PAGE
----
Within the realm of superhero comics, the idea of faith is an odd one. The DC universe is filled with God like beings, with people who can defy death itself, among other “miracles” it can make a reader question why would someone believe in a God that isn’t physically there. Especially when actual Gods walk among them. Tom King using the events of Darkseid War tackles the very idea of faith, what it means to believe in something that isn’t completely tangible. This story is Hal Jordan’s confrontation not with parademons, but with God himself. There are parademons to fight though.
In one single issue Tom King has managed to boil down Hal Jordan to his bare essentials, an examination of the man and not the Green Lantern. While some long term fans of Green Lantern might overlook this issue and see nothing new. While that may be true when only glancing at the surface of this comic, if the reader chooses to delve deeper into the narrative one can find what makes Hal Jordan tick. King interweaves Jordan’s own struggle with fear with the reality of a believing in the Judeo-christian God. Unlike his work on The Omega Men, where Religion and the idea of faith is shown at it’s ugliest, King shows how faith can a be strong foundation for those who question the sanity of the universe itself. A way of taking fear and empowering their own will to live and continue to make the choices they want to make, a trait that Hal Jordan has become synonymous with.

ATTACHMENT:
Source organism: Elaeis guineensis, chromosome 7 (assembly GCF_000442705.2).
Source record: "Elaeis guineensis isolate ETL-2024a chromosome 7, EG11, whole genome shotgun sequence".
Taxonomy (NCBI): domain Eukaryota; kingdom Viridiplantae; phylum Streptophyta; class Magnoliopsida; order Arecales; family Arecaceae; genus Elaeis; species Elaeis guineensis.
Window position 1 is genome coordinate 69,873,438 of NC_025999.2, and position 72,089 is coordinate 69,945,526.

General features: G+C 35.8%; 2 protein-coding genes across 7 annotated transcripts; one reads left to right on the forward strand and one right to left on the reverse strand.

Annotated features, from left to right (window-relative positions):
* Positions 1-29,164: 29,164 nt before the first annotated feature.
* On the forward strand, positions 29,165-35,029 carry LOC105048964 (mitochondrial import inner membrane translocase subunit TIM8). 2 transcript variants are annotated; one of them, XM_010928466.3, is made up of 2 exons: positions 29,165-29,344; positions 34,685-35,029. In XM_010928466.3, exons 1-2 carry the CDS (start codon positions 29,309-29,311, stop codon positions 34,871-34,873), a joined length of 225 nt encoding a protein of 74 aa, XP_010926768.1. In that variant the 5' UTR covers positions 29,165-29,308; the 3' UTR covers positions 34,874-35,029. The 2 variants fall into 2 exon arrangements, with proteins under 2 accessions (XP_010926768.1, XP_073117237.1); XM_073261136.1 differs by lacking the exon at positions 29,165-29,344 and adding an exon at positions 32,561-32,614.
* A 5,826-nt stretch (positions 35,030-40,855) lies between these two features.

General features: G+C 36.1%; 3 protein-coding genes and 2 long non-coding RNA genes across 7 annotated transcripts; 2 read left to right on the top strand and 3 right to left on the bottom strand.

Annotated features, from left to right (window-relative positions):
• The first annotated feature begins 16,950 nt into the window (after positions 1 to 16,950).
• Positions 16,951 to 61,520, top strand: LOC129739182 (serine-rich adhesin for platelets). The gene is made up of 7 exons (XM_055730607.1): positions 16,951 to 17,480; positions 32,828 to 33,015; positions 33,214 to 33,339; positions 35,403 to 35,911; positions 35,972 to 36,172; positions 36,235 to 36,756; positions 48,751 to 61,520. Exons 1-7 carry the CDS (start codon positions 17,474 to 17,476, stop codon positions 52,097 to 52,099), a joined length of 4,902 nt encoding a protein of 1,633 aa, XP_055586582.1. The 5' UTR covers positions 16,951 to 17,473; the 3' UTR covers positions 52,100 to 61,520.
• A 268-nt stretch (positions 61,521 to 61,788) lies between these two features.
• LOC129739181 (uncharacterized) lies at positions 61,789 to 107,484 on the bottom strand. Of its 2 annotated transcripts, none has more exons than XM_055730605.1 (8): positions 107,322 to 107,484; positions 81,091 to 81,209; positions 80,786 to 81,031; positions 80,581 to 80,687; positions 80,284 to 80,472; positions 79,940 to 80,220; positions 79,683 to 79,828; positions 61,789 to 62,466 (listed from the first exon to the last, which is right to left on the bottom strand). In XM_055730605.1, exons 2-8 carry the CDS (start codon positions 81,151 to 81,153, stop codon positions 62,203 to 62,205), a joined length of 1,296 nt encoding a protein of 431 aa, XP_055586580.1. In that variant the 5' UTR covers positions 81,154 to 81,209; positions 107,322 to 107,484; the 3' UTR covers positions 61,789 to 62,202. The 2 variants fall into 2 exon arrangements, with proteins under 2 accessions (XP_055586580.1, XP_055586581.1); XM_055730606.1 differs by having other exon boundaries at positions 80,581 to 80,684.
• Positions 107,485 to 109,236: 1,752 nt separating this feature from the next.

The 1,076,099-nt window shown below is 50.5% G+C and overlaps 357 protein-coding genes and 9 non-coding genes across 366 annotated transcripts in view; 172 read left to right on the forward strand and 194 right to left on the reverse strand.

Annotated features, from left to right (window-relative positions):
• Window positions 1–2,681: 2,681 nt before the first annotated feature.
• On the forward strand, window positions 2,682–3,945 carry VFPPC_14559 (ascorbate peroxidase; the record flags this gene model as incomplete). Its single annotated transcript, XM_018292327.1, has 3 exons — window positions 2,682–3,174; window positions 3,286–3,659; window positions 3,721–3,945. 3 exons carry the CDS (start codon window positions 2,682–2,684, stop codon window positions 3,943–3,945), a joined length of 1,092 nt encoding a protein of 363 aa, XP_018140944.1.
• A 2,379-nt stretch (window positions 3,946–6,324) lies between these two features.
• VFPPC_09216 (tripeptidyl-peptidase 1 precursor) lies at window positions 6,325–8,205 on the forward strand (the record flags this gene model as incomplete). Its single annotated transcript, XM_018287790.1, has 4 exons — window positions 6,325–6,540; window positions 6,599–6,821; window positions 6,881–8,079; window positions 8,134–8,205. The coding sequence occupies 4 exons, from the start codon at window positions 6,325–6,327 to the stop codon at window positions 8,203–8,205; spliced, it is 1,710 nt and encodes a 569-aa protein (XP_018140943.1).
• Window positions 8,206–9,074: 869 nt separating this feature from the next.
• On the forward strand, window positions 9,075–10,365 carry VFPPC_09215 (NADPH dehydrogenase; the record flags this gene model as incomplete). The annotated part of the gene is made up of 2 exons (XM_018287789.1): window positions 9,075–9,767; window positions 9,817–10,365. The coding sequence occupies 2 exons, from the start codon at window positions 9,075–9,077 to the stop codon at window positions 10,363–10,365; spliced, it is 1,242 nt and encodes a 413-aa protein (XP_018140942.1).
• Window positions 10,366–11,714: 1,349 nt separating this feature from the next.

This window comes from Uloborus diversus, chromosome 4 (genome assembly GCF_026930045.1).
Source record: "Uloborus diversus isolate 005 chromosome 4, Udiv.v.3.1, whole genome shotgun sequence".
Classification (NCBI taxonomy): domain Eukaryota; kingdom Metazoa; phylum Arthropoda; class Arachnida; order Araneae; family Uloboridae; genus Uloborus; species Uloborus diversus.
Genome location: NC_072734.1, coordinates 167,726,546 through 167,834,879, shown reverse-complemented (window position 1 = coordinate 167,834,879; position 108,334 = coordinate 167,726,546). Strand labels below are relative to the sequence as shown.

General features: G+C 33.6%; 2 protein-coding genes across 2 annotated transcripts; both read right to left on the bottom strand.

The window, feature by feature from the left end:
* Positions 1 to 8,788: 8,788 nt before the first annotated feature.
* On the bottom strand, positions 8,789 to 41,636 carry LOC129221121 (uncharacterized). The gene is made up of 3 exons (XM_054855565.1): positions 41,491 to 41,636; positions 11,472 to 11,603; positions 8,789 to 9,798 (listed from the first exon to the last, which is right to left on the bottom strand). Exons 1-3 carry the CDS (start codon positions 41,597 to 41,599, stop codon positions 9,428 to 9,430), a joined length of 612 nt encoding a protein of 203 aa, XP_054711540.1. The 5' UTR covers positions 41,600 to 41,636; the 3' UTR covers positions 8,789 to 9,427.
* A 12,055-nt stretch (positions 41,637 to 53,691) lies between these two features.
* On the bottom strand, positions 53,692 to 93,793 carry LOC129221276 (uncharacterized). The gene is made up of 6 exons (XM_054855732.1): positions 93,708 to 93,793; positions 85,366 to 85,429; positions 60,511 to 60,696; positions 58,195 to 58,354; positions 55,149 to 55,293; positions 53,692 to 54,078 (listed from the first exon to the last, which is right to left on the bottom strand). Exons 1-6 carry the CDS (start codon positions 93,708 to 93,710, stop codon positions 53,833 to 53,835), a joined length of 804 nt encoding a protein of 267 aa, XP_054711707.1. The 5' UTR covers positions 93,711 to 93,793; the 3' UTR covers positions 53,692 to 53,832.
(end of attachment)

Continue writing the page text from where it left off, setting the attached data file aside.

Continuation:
Now while I’m praising Tom King’s depiction of Hal Jordan’s emotional status, there’s plenty of Green Lantern related action sequences as well. This issue was paced perfectly, as King would shift from Hal Jordan defending to Oa to young Hal questioning God in the greater scheme of things. Neither section feels as if it they overstayed their welcome, but in similar fashion both sections don’t feel neglected or shortened. Giving readers the best of both of sections and what makes Green Lantern a different reading experience than the traditional super hero story.
The other half to this amazing Green Lantern story, is Evan “Doc” Shaner on interiors. A classic tone needs a classic artists, which is what Doc Shaner excels at. Most fans honestly will mostly glance past what makes Shaner’s art sing. It’s his character acting in both emotional segments of young Hal, and the epic cosmic battle for Oa that will make readers invested into Hal Jordan’s predicament in either timeline. While Franis Manapaul was the designer for Hal’s New God costume, Doc Shaner makes it sing. It looks like something that Jack Kirby would have drawn back in the day, just with a Green Lantern logo planted in the middle. Personally my favorite page (and which perfectly sums up the conflict of the issue) is when Hal becomes the God of Light, and how Shaner uses space to emphasize his new Godly status. Not only that but you see Hal regret his decision, which is equally powerful.
If you wanted a classic Green Lantern story that is a one and done, then go an buy this issue. You will understand Hal Jordan at a base level, and also what makes Green Lantern different from say Batman or The Flash. Even if you aren’t reading The main Darkseid War story one can pick up this single issue and get a complete story from start to finish. Not to also mention Even “Doc” Shaner interiors will remind readers of a bygone era. Tom King and Doc Shaner tore the Lantern Safe house down.
Justice League Darkseid War Green Lantern #1 earns a 5/5